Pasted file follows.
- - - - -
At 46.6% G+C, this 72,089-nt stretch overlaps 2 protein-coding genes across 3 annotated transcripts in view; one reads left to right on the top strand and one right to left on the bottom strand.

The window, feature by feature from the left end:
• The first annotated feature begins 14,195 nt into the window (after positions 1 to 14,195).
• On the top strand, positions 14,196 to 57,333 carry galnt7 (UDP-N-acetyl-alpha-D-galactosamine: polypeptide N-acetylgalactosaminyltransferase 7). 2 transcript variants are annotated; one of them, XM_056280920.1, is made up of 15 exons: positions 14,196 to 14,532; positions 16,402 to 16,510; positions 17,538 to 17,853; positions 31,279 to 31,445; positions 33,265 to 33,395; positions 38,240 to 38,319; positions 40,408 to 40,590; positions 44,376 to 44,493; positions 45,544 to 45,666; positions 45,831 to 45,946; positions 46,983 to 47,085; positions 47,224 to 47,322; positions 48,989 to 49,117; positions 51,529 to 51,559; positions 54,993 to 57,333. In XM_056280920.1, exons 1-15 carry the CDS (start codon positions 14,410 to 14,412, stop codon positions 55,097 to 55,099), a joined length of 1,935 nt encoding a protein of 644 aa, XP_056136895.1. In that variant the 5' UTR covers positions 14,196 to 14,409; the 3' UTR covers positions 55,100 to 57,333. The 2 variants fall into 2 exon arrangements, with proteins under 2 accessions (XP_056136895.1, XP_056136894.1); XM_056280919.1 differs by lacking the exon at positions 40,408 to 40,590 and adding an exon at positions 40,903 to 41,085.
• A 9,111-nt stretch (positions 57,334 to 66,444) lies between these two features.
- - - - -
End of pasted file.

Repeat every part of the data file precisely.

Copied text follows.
At 46.6% G+C, this 72,089-nt stretch overlaps 2 protein-coding genes across 3 annotated transcripts in view; one reads left to right on the top strand and one right to left on the bottom strand.

The window, feature by feature from the left end:
• The first annotated feature begins 14,195 nt into the window (after positions 1 to 14,195).
• On the top strand, positions 14,196 to 57,333 carry galnt7 (UDP-N-acetyl-alpha-D-galactosamine: polypeptide N-acetylgalactosaminyltransferase 7). 2 transcript variants are annotated; one of them, XM_056280920.1, is made up of 15 exons: positions 14,196 to 14,532; positions 16,402 to 16,510; positions 17,538 to 17,853; positions 31,279 to 31,445; positions 33,265 to 33,395; positions 38,240 to 38,319; positions 40,408 to 40,590; positions 44,376 to 44,493; positions 45,544 to 45,666; positions 45,831 to 45,946; positions 46,983 to 47,085; positions 47,224 to 47,322; positions 48,989 to 49,117; positions 51,529 to 51,559; positions 54,993 to 57,333. In XM_056280920.1, exons 1-15 carry the CDS (start codon positions 14,410 to 14,412, stop codon positions 55,097 to 55,099), a joined length of 1,935 nt encoding a protein of 644 aa, XP_056136895.1. In that variant the 5' UTR covers positions 14,196 to 14,409; the 3' UTR covers positions 55,100 to 57,333. The 2 variants fall into 2 exon arrangements, with proteins under 2 accessions (XP_056136895.1, XP_056136894.1); XM_056280919.1 differs by lacking the exon at positions 40,408 to 40,590 and adding an exon at positions 40,903 to 41,085.
• A 9,111-nt stretch (positions 57,334 to 66,444) lies between these two features.